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#8.3 - The First three years (part 3)

If a man is not on a journey towards a thing, that upon reaching it would satisfy him forever, he will clutch at straws trying to occupy his mind. He will wander here and there looking for a respite for his mind. - Anonymous

Finding my purpose

Everyone needs direction, purpose, but not everyone has the luxury of knowing what that may be. Some find it young and spend their life in pursuit of it, others make goals and this becomes their direction.

I spent thirty nine years not having a clue. I would use others for direction, create lacklustre goals and generally mope about too frustrated that my real purpose was never revealed to me.

Well, it did ... eventually.

Writing career summary;

Between 10-13 - I wrote several books, including a magazine about cricket. I would spend my holidays on the home computer, all day, just to write a story.

Between 17-19 - I tried writing books again, started a course and produced three unfinished works.

19-20 – I wrote poetry, which nobody gave a shit about, including me at the time.


26-27 – Unsuccessful blogging career.

33 – after the crash I'm once again inspired to write and I start writing a book called Destiny. I had no idea writing was my purpose in life at this stage, I just knew that I wanted to publish a book. I wanted to finish something that I started and not have it end up like all my other previous mentioned attempts.

This time was different, I knew from the onset that this attempt wouldn't fall by the wayside as so many others had, it would be done because the decision became so resolute in my mind.

It may have taken me far longer than expected (five years in fact) but I dedicated myself to writing 3 to 4 nights a week on a novel I had no idea about. When I started it I had no concept of the plot, who the characters were going to be or how it would end.

This first (finished) piece of my writing took five years (and turned into 2 books). It was a hellish journey and one that got me no praise, aside from the accomplishment of having finished it. To be honest, I really like the book - I just don't think anyone else did.

It was a learning curve and for me sometimes the best way to learn is by making mistakes.

39 – Finally realized what I wanted to do in life.

This is no joke.

Kids are raised with questions like ‘what are you going to do with your life?’ or ‘what do you want to be when you grow up?’ The answers tend to be very generic, entirely based on their upbringing. As a child I wanted to become a pilot, not cause I was interested in flying but because I thought pilots were cool.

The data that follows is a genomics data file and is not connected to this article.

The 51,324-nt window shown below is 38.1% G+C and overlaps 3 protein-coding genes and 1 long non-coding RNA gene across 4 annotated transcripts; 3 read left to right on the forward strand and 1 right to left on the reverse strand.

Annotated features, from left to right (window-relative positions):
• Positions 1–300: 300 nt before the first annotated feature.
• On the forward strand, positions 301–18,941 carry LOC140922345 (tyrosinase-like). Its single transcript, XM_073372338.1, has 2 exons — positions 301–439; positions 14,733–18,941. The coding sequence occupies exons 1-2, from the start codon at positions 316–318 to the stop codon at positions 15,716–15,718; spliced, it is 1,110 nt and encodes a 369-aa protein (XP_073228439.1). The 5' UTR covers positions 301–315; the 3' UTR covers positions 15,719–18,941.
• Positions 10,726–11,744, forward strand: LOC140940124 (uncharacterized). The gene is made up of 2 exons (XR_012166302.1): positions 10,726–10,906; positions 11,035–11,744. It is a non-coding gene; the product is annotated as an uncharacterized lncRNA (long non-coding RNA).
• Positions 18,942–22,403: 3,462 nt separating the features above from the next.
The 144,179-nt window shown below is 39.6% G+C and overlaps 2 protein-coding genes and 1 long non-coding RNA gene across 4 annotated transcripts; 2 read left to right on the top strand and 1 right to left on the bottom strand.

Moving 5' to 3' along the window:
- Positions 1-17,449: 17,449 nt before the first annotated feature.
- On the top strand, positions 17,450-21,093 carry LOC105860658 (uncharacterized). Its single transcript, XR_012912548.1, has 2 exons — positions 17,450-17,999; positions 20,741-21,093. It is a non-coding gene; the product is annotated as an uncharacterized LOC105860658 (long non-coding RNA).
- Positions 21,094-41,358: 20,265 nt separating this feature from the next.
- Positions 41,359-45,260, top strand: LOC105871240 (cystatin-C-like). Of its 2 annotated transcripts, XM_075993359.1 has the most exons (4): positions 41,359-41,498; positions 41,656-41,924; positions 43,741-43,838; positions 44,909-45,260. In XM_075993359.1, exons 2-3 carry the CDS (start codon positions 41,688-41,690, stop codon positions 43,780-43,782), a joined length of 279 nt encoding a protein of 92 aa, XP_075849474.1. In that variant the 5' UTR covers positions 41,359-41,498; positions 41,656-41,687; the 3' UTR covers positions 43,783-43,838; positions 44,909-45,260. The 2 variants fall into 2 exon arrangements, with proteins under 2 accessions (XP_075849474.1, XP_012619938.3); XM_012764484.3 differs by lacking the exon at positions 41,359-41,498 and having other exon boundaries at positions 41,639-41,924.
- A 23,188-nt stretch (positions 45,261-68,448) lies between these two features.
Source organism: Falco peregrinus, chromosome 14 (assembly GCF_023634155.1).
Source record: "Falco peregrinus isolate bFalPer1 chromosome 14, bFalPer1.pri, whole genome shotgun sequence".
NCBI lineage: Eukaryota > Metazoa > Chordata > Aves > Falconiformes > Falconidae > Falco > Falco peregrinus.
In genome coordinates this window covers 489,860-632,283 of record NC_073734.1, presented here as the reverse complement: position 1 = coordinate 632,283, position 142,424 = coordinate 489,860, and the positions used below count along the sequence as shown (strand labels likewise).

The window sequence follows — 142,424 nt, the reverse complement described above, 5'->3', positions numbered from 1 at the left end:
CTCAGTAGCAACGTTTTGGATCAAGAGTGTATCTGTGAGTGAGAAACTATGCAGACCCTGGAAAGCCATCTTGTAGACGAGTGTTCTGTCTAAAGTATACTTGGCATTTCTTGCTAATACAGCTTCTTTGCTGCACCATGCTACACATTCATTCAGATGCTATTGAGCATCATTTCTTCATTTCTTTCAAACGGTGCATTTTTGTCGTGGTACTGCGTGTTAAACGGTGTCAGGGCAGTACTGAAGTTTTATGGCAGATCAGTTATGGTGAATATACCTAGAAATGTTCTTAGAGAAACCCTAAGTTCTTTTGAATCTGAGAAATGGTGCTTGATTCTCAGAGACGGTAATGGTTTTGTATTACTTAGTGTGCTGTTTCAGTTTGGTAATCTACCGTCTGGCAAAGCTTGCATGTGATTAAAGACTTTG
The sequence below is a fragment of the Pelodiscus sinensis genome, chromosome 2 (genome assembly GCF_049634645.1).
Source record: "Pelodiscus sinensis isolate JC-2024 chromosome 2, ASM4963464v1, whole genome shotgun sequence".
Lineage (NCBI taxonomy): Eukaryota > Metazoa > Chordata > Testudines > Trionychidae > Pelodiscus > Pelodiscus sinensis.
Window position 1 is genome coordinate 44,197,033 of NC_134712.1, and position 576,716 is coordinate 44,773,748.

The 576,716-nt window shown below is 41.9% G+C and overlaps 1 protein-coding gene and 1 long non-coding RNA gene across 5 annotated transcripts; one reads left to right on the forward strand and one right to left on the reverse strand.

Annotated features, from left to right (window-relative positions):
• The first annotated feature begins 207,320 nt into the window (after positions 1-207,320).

The problem with me finding my purpose was that nothing ever interested me, nothing ever held my attention for more than five minutes. I tried many careers, exploring I.T, accounting, scuba diving, boat captain, travel guide, bar manager, retail manager, salesman, pet consultant, petrol specialist, ok I better stop … the point is that no matter what I explored I didn’t want to do any of them, my heart wasn't in it.

And for some dumb reason that process took me thirty nine years to figure out … and what did I come back to? What did I decide, in all my wisdom, what I finally wanted to do with my life ... writing, I wanted to be a writer.

I felt like such an idiot.

But, in saying that, I do believe that whilst I have avoided my calling for so long I have been gathering that very thing that writers are famous for – knowledge and depth of experience. With age come wisdom.

If I could offer any advice for those seeking purpose it would be this - Be patient and never stop looking, when it is meant to be, it will be.

Essential Travel

The world is a book and those who do not travel read only one page - St Augustine

I should have written the title of this section the other way round, for that is exactly what I believe it is. Travel is to the mind as food is to the body. (I’m sure I just paraphrased somebody else’s quote.)

I’d travelled before as a younger person, but it was eight years since I’d left Australia and the travel universe was calling me to its shores once again.

Thanks to a friend getting married I broke my international hiatus and found myself in Bangkok for a week, the first of more than a dozen trips to Thailand. Something was different on this trip, as opposed to all the others. I wasn't sure if the crash had made me see clearer, or if age helped me to appreciate more ... either way I had a blast.

Our entomology suggests that before the onset of agriculture, we humans were nomadic. Living and moving through the seasons on that land we were established in. Winter we’d move south, summer north. We went where there was food and hospitable conditions and got to know the land, our caretaker.

By modern day expressions nothing has changed, although many have forgotten this need. For me travel brought out in me the very essence of what I mentioned in my last post; Everything is new, the mind is open, engaged and the feeling of being a child once again returns.

I was fortunate enough to visit Thailand, Laos and Cambodia on my first trip abroad after the crash ; the last few days of the trip, in Laos, I remember sitting on a boat, cruising along the Mekong when a feeling of belonging washed over me. I was where I was meant to be, doing what I was meant to be doing, and very soon I promised I would return to Asia.

I had no idea of the ramifications of the promise.

I’ll leave you with one last quote, something that gnawed at my subconscious as I returned back to Australia and back to work.

If you think adventures are dangerous, try routine : It's lethal. - Paulo Coelho.

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